10 Bad Reasons to Take Social Security at 62

You work hard your entire life, so you want to have something to look forward to. For most, social security is seen as the light at the end of the rainbow. After all of those years of work, it is nice to receive a monthly income that you never have to worry about. Those checks just keep coming in month after month, providing you with what you hope is at least enough money to support your basic living expenses. While you understand that you will still want to have other retirement options saved up in order to live the comfortable life that you desire in retirement, social security is at least the protective blanket that you desire.

When Should You Take Social Security

The question becomes when you should actually begin taking your social security. The earliest possible age that you can do so is currently set at 62. While it might be tempting to go ahead and start receiving those monthly checks at the time, you will want to be careful when doing so. There are many advantages associated with waiting until 67 years of age, and even more if you wait until you turn 70. These must be weighed carefully when determining when to start taking social security. Here are ten bad reasons to take social security at 62.

1. Doing so reduces your monthly benefit

It is important to realize that agreeing to start taking Social Security at the age of 62 will mean that your monthly benefits are reduced accordingly. This could be quite a hit. If you wait until you are 67, you will get substantially more every month. Wait until 70 and the payments will increase even more. You cannot reveries your decision, so make sure that you know what you are getting into before you decide.

2. Social security may be your only benefit later on in life

While you might have additional monthly income to draw on early in your retirement, those sources may eventually dry up. That often leaves just your social security payments later on in on life. As such, you will want to make sure that you are getting as much as possible in order to compensate for other loss of income.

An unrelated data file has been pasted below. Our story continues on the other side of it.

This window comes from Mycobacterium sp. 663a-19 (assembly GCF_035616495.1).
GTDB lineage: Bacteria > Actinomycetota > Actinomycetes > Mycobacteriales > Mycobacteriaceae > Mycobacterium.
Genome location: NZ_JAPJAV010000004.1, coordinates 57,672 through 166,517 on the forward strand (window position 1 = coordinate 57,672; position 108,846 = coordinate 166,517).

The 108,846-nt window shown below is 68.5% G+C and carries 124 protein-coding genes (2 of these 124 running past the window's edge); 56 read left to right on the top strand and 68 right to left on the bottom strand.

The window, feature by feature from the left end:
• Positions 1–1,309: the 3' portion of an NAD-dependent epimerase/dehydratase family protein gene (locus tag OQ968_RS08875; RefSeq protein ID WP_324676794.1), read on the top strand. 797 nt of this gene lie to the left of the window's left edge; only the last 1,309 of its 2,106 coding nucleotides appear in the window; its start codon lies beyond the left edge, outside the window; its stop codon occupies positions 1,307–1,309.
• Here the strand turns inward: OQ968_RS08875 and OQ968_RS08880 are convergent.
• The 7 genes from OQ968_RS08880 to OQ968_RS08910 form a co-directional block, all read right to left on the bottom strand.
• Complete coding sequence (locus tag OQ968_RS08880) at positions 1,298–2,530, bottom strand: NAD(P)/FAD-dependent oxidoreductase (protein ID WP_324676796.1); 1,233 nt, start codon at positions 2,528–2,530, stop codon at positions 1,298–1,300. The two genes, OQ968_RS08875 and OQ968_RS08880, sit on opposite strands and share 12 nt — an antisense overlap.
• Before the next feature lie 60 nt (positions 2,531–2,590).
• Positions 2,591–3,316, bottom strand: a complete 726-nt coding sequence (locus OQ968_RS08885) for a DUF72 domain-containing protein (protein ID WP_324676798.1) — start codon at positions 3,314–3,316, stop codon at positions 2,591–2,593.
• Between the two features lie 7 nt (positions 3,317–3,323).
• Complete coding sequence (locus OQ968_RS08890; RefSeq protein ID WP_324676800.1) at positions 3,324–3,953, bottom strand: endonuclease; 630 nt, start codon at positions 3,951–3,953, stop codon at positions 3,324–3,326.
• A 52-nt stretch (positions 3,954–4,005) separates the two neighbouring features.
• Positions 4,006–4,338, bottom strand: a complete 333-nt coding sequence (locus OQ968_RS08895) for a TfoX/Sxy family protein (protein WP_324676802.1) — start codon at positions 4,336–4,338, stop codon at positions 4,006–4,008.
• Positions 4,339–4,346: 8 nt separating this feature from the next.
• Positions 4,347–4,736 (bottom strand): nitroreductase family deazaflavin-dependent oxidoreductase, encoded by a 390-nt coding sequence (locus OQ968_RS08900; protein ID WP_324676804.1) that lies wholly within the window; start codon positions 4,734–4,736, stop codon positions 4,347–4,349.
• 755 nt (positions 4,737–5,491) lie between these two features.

3. If you work a bit longer, your monthly benefit will increase

Typically, you will no longer be working once you start taking social security. While there are some exceptions of course, 62 is quite young for many people to stop working altogether. If you continue working a bit longer, you will find out that your monthly income will increase when you finally do start receiving your monthly social security payments.

4. Cost of living allowances do not sufficiently increase your income

You might have heard that there is almost always an annual cost of living increase associated with social security payments. That might be enough for you to think that you can start taking payments at 62 and still enjoy the increase. While that might be true, you will enjoy an even bigger increase to your monthly income if you wait until later in life to start receiving those payments. It really is simple math, but it will amount to be savings down the road.

5. You might cost your spouse retirement money

If you are married, you will want to consider your spouse in this equation as well. If you start taking payments at 62 years of age, you will reduce the amount of survior’s benefits that your spouse receives in the event that you pass away before they do. This could be quite a loss of income for your loved one, so this is definitely something that you will want to consider.

6. Your taxes may increase